Many times, I knew when I was unfair. I couldn’t possibly see everything that happened, and my biases were probably informing my decisions for who was getting a consequence and who wasn’t. It’s hard to admit, but I do hold certain attitudes about race, gender, ethnicity. I’m working on disrupting those ideas and making sure I don’t let them impact others, but they are there. So how could I possibly have handed out those consequences (or rewards) fairly?
It wasn’t until really reflecting that I came to this realization. Instead of abandoning such a system altogether, I would misguidedly look for a different kind of chart. And the whole cycle would start again.
After some deep reflection and seeking out other resources, I finally abandoned behavior charts.
Some big things I have come to realize is that putting behavior charts on public display relies on shaming, bribing, and manipulating kids into doing things. That’s bad enough, but even worse, these types of systems, more often than not, negatively affect Black and Brown children disproportionately. We all have implicit biases, and these biases affect the decisions we make.
Consider this old riddle:
A father and son are in a horrible car crash that kills the dad. The son is rushed to the hospital; just as he’s about to go under the knife, the surgeon says, “I can’t operate—that boy is my son!” Explain.
Many of us have to stop and think for quite a bit before we get to the answer (spoiler alert): the surgeon is the boy’s mother. That’s our implicit bias at work.
Here’s how I changed my teaching behavior.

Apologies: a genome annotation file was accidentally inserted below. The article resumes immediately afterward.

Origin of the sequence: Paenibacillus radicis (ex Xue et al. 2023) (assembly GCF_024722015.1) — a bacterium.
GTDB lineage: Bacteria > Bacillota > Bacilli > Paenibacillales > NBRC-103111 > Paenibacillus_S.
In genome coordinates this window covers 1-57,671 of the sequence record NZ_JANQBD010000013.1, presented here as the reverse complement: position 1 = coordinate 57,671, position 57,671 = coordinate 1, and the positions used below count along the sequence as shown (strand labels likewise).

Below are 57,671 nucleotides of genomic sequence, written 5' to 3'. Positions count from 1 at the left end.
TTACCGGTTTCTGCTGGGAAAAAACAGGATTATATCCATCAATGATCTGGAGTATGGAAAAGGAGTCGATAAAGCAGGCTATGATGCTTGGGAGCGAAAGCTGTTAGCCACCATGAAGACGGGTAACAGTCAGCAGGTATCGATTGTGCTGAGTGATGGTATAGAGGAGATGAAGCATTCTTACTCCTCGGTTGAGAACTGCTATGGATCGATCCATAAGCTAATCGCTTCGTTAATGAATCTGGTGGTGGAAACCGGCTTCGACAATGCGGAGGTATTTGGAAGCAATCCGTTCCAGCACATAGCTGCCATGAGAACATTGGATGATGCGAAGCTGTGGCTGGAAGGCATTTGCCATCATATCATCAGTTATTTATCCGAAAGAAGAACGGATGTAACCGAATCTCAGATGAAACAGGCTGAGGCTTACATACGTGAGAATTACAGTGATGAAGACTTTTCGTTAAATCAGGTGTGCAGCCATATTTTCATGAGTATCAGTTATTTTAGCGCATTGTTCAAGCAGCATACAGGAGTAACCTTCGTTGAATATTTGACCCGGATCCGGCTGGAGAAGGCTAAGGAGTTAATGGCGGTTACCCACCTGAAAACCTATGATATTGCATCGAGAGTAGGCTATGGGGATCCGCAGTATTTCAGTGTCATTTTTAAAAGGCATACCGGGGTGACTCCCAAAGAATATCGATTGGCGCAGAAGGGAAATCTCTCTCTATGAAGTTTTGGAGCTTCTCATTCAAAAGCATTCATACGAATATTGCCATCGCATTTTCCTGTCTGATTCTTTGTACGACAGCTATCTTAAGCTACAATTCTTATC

Recognizing our biases and working towards managing them is something we can all work toward. As Maureen Costello, director of Teaching Tolerance, a project of the Southern Poverty Law Center, states, “We can mitigate them. We can interrupt them. You can train your mind to catch yourself. It’s like breaking a habit, but the first thing you have to do is become aware of the habit.” (When Implicit Bias Shapes Teacher Expectations, NEA, 2015)
Instead of using any of these behavior management systems, systems that are rooted in our biases, I did what my colleague Kristi Mraz suggests, stopped trying to be a manager, and focused on educating. Rather than seeing misbehavior as something to punish, I looked at those mistakes as opportunities for teaching. I also focused my energy on building relationships and giving students a voice.
If you’re ready to say goodbye to your behavior management system, check out Kristi’s blog post with a more in-depth look at what to do instead.
There are many resources out there for anti-bias and anti-racist teaching. Here are just a few:
- For a deeper dive into building relationships, check out No More Teaching Without Positive Relationships by Jaleel R. Howard, Tanya Milner-McCall, and Tyrone C. Howard.
- Teaching for Tolerance has a guide on Critical Practices for Anti-bias Education. Here is the module on Classroom Culture.
- Dena Simmons, Director of Education at the Yale Center for Emotional Intelligence, explains how our implicit biases can turn something like SEL (Social-Emotional Learning) into something harmful, and what we can do instead.
Let’s keep the conversation going. Reach out and let us know how it goes if you try this — email@example.com